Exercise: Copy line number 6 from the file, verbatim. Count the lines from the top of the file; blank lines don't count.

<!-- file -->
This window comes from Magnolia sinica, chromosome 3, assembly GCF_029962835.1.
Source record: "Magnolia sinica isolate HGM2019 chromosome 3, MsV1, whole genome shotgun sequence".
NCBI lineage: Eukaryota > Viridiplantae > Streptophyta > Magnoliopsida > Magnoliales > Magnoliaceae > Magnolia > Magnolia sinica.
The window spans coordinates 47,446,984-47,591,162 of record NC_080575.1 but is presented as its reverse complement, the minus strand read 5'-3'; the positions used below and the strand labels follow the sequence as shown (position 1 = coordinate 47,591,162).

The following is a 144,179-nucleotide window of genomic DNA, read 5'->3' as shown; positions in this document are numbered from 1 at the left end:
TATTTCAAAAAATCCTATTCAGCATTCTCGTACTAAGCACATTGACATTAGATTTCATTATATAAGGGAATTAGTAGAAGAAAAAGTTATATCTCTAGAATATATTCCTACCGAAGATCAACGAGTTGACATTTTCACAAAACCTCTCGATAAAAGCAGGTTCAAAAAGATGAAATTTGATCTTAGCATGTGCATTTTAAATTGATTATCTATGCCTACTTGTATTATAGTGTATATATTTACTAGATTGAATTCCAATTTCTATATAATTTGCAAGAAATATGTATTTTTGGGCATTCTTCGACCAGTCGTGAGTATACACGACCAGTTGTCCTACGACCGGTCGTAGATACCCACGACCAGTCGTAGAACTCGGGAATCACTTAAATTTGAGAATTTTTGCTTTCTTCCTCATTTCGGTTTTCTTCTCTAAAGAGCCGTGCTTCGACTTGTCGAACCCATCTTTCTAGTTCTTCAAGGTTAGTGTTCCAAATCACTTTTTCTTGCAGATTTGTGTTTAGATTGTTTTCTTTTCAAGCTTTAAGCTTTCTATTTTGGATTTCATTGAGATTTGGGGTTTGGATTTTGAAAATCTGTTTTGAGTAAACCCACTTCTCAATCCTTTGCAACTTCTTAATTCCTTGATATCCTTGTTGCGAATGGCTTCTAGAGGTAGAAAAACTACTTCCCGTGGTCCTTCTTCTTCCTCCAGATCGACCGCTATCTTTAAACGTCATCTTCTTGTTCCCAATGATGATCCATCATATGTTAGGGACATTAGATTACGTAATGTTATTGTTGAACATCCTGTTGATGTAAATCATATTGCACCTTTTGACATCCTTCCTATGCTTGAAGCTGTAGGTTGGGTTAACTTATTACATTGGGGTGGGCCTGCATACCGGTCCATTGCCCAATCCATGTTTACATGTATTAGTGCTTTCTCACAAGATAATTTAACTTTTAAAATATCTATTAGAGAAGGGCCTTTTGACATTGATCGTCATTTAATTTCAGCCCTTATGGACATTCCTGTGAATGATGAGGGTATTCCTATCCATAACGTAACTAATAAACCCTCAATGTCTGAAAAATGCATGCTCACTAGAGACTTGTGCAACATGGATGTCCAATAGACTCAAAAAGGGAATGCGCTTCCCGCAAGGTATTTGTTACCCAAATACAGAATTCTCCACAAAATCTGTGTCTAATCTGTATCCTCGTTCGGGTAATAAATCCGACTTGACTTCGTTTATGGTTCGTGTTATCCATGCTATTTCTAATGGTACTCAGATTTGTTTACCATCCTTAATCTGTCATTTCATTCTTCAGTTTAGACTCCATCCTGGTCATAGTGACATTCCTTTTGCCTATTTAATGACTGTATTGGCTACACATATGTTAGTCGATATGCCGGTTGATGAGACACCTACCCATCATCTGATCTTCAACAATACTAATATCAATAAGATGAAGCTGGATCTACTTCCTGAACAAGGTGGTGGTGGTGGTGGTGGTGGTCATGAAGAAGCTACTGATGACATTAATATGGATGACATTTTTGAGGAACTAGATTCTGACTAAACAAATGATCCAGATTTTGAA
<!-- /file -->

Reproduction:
TATTTCAAAAAATCCTATTCAGCATTCTCGTACTAAGCACATTGACATTAGATTTCATTATATAAGGGAATTAGTAGAAGAAAAAGTTATATCTCTAGAATATATTCCTACCGAAGATCAACGAGTTGACATTTTCACAAAACCTCTCGATAAAAGCAGGTTCAAAAAGATGAAATTTGATCTTAGCATGTGCATTTTAAATTGATTATCTATGCCTACTTGTATTATAGTGTATATATTTACTAGATTGAATTCCAATTTCTATATAATTTGCAAGAAATATGTATTTTTGGGCATTCTTCGACCAGTCGTGAGTATACACGACCAGTTGTCCTACGACCGGTCGTAGATACCCACGACCAGTCGTAGAACTCGGGAATCACTTAAATTTGAGAATTTTTGCTTTCTTCCTCATTTCGGTTTTCTTCTCTAAAGAGCCGTGCTTCGACTTGTCGAACCCATCTTTCTAGTTCTTCAAGGTTAGTGTTCCAAATCACTTTTTCTTGCAGATTTGTGTTTAGATTGTTTTCTTTTCAAGCTTTAAGCTTTCTATTTTGGATTTCATTGAGATTTGGGGTTTGGATTTTGAAAATCTGTTTTGAGTAAACCCACTTCTCAATCCTTTGCAACTTCTTAATTCCTTGATATCCTTGTTGCGAATGGCTTCTAGAGGTAGAAAAACTACTTCCCGTGGTCCTTCTTCTTCCTCCAGATCGACCGCTATCTTTAAACGTCATCTTCTTGTTCCCAATGATGATCCATCATATGTTAGGGACATTAGATTACGTAATGTTATTGTTGAACATCCTGTTGATGTAAATCATATTGCACCTTTTGACATCCTTCCTATGCTTGAAGCTGTAGGTTGGGTTAACTTATTACATTGGGGTGGGCCTGCATACCGGTCCATTGCCCAATCCATGTTTACATGTATTAGTGCTTTCTCACAAGATAATTTAACTTTTAAAATATCTATTAGAGAAGGGCCTTTTGACATTGATCGTCATTTAATTTCAGCCCTTATGGACATTCCTGTGAATGATGAGGGTATTCCTATCCATAACGTAACTAATAAACCCTCAATGTCTGAAAAATGCATGCTCACTAGAGACTTGTGCAACATGGATGTCCAATAGACTCAAAAAGGGAATGCGCTTCCCGCAAGGTATTTGTTACCCAAATACAGAATTCTCCACAAAATCTGTGTCTAATCTGTATCCTCGTTCGGGTAATAAATCCGACTTGACTTCGTTTATGGTTCGTGTTATCCATGCTATTTCTAATGGTACTCAGATTTGTTTACCATCCTTAATCTGTCATTTCATTCTTCAGTTTAGACTCCATCCTGGTCATAGTGACATTCCTTTTGCCTATTTAATGACTGTATTGGCTACACATATGTTAGTCGATATGCCGGTTGATGAGACACCTACCCATCATCTGATCTTCAACAATACTAATATCAATAAGATGAAGCTGGATCTACTTCCTGAACAAGGTGGTGGTGGTGGTGGTGGTGGTCATGAAGAAGCTACTGATGACATTAATATGGATGACATTTTTGAGGAACTAGATTCTGACTAAACAAATGATCCAGATTTTGAA